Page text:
Collier means business and preaches persuasion

A tough agenda awaits ECB chief in January - that's the way he likes it.
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The language of English cricket administration is about to change. No more talk about playing with a straight bat; cricket's brave new world will be a "stakeholder environment"; change is to be "progressed" at a reasonable pace. As for overseas players in the County Championship: "We have to find a methodology to maximise the number of English-qualified players."

The language of English cricket administration is about to change. No more talk about playing with a straight bat; cricket's brave new world will be a "stakeholder environment"; change is to be "progressed" at a reasonable pace. As for overseas players in the County Championship: "We have to find a methodology to maximise the number of English-qualified players."

Now is the time for management-speak at the ECB's headquarters at Lord's. But it does not come from a stranger imported from the business world to sweep away prejudices and preconceptions. This is the way David Collier speaks, and the ECB's new chief executive comes to Lord's from Trent Bridge, via the county grounds at Colchester, Bristol and Grace Road. The new man is an insider.

This is why last week's appointment is criticised by Bob Willis of Sky TV and the Cricket Reform Group. "I think there were better candidates from the business world," he says. There is gossip about a senior man from IBM Europe not making it to the short list. Collier is not concerned. "Look at my business experience and I think it does fit with what the Cricket Reform Group were asking for," he says.

Collier does not emphasise the vivid memory of watching Graeme Pollock's legendary 125 at Trent Bridge in 1965, or his part in Leicestershire's Championship pennants in 1996 and 1998. Instead he talks about a spell at Insead, the business school in Fontainebleau, and an intensive course at the Wharton School of Finance at the University of Pennsylvania.

He was born in Leicester 49 years ago, and he is plumper than he was when he umpired hockey matches. Collier is obliging to callers, but the messages from Trent Bridge are mixed. Efficient, no doubt; exceptionally driven, yes; and fiercely ambitious. Observers report that he did not confide easily in his colleagues, and his manner sometimes rubs people up the wrong way. Put this to him, and he freely admits he can react sharply when he is displeased: "I don't like poor work. I value people who listen to the customers. It's fair to say that I set myself a high standard, and like to think people working with me do so too."

When Collier starts work in January, his first job requires particularly good work. The ECB are producing a strategic review for discussion in the late spring. It is badly needed. The Board have lost credibility; their twists and turns over Zimbabwe have been humiliating. Outside the tight-knit circle of county cricket, the ECB are widely conceived as the instrument through which 18 first-class counties cream off a large proportion of TV revenue for themselves, leaving the Test team and club cricket short of badly needed funds. Sport England, a significant contributor to cricket's budget, have expressed open disapproval of the way the game is governed.

The agenda is crowded. A majority of counties have to be persuaded to devolve power to the management board; too many overseas players is a problem; and criticism of the two-division structure of the Championship has to be addressed. It is a forbidding list, but Collier may be lucky with the timing. Vinny Codrington, Middlesex's chief executive, says he has inherited a surprisingly strong position. "Among the counties, it's generally thought now that the democratic way is too unwieldy," he says. "Democracy" meant that, in principle, counties agree to share the spoils from Tests equally.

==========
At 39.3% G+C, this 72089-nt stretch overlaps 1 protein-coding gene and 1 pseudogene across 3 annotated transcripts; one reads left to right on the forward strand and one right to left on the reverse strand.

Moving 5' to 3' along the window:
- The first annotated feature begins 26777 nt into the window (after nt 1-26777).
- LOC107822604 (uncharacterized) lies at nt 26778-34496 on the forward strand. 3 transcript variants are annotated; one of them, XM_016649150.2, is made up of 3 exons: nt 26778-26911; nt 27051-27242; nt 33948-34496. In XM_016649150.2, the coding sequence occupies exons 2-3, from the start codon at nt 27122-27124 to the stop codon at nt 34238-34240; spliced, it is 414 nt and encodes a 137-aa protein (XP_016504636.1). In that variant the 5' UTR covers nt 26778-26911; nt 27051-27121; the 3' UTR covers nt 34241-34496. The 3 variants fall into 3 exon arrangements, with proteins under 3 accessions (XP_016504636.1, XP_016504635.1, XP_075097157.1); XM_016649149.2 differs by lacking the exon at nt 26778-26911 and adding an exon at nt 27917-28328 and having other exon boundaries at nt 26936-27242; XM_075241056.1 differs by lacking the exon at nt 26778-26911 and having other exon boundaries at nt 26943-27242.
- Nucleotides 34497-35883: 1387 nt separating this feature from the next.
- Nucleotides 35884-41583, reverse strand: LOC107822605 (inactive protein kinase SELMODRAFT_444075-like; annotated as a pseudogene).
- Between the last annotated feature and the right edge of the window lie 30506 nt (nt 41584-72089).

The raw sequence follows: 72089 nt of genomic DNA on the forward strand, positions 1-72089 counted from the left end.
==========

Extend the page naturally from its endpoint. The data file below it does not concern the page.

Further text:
Clubs like Derbyshire and Northamptonshire are kept afloat by the distribution. They justify it by claiming ownership of the game, although this nonsense is finally being eroded. Collier offers some evidence: "The counties have indicated that they're open to a form of performance-related payment," he says.

The test of Collier's ability to be a successful chief executive is the power of persuasion. Tim Lamb, his predecessor, was constantly frustrated by the inertia of the chairmen who ran the counties. Collier will need to exhibit considerable powers of leadership to overcome it. Can he do it? He doesn't suffer from self-doubt. Collier is confident that when he worked in the US for American Airlines in his mid-thirties, he acquired the experience he needs: he ran an airline reservations system that embraced airline, hotel groups and car rental companies. "That was a far more complex stakeholder environment. Consulting with rather than dictating to, so that everyone buys into it and everybody signs up. Those are the skills of leadership that I'll bring."

He has to persuade the customers that the counties will stop hiring second-rate cricketers from abroad at the expense of young English players. He needs to convince clubs that they are not a nuisance and England's team management that their ambitions are not to be denied by petty, penny-pinching behaviour. Collier must also satisfy Sport England that revenues are spent for the good of the game.

Reformers like Willis and Mike Atherton have no power to do anything about it except talk, and what they say about Collier shows their pessimism is undiluted. "You can't see anything happening at all," says Willis. "We'll go on rattling their cage." Collier is paid £170,000 a year. If he meets his objectives, he may have earned it.

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